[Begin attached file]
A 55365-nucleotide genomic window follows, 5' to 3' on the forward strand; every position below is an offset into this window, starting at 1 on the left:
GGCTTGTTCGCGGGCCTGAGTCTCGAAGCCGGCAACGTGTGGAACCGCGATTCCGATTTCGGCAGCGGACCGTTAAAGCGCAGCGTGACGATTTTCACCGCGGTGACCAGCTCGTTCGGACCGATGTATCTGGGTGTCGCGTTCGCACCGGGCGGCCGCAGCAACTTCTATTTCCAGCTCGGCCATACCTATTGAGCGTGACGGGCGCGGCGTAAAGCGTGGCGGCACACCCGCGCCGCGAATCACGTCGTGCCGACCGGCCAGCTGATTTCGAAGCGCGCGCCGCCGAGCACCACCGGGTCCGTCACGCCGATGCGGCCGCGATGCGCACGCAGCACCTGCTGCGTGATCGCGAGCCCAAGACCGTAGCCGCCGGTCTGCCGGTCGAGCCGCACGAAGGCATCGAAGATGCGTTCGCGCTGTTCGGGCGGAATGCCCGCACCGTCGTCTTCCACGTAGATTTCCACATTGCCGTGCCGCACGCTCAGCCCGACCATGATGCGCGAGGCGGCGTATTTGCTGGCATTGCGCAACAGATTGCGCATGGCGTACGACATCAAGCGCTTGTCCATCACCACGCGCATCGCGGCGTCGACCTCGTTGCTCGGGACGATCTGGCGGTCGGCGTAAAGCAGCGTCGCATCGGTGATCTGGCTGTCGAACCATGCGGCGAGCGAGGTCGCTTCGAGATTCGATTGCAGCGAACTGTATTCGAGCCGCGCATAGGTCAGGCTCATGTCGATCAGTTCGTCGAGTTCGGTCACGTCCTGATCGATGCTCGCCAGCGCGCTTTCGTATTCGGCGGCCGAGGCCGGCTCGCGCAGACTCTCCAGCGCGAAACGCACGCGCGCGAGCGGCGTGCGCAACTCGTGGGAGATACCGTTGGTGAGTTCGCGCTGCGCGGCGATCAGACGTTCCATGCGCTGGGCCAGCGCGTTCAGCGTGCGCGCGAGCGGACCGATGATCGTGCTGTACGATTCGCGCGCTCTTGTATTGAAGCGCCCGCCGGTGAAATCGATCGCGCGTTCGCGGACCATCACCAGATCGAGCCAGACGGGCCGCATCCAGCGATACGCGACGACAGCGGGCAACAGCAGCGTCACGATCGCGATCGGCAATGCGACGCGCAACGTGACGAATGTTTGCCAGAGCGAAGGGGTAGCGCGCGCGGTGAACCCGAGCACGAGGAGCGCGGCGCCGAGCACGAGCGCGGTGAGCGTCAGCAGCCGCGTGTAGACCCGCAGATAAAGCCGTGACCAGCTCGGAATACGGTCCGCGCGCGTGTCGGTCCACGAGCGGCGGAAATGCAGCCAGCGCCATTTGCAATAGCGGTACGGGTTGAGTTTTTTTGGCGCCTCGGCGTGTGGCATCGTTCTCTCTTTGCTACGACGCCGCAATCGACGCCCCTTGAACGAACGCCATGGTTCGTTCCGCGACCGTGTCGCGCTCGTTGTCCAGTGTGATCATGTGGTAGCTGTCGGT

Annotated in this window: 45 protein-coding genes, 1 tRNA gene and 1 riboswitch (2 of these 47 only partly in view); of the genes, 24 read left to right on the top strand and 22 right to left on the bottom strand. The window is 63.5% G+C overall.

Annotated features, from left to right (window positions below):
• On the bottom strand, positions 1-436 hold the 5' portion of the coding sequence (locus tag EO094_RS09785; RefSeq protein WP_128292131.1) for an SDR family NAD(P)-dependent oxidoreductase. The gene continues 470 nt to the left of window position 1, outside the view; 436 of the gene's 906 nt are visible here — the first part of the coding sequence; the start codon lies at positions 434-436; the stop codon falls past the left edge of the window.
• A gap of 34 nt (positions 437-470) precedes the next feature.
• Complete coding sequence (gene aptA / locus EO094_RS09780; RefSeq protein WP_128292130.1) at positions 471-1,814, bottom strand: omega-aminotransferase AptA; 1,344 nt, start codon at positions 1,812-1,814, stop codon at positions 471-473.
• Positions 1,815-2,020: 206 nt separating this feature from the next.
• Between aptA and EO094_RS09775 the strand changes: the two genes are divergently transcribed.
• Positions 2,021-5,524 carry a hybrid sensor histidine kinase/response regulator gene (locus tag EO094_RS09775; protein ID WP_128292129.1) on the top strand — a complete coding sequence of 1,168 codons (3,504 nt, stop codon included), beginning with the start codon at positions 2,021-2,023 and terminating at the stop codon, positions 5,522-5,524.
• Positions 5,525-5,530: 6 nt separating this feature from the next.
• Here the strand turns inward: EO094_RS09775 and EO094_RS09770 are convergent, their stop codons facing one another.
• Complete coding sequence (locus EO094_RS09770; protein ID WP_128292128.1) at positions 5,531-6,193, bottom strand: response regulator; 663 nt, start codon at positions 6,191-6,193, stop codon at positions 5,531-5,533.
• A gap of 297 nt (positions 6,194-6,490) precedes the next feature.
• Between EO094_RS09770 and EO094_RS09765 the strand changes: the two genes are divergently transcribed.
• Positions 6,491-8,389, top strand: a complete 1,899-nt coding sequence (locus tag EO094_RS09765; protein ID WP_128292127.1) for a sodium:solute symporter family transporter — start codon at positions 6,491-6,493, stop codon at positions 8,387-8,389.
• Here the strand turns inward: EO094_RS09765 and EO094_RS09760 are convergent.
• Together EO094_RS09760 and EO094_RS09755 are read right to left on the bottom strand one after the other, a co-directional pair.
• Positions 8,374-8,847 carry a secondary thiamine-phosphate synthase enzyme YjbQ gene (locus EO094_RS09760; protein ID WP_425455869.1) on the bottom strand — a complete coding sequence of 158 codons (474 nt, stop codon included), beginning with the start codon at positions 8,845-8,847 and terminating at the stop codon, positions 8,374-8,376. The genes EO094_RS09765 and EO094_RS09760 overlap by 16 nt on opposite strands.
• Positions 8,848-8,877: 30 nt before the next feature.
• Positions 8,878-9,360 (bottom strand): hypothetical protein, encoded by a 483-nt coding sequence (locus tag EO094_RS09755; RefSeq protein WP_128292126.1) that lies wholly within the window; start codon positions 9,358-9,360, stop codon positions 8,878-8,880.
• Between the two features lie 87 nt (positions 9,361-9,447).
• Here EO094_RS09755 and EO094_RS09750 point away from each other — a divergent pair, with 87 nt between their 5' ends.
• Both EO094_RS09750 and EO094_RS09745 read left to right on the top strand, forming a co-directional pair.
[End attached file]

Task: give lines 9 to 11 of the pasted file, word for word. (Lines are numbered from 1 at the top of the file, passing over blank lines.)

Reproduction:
• Between aptA and EO094_RS09775 the strand changes: the two genes are divergently transcribed.
• Positions 2,021-5,524 carry a hybrid sensor histidine kinase/response regulator gene (locus tag EO094_RS09775; protein ID WP_128292129.1) on the top strand — a complete coding sequence of 1,168 codons (3,504 nt, stop codon included), beginning with the start codon at positions 2,021-2,023 and terminating at the stop codon, positions 5,522-5,524.
• Positions 5,525-5,530: 6 nt separating this feature from the next.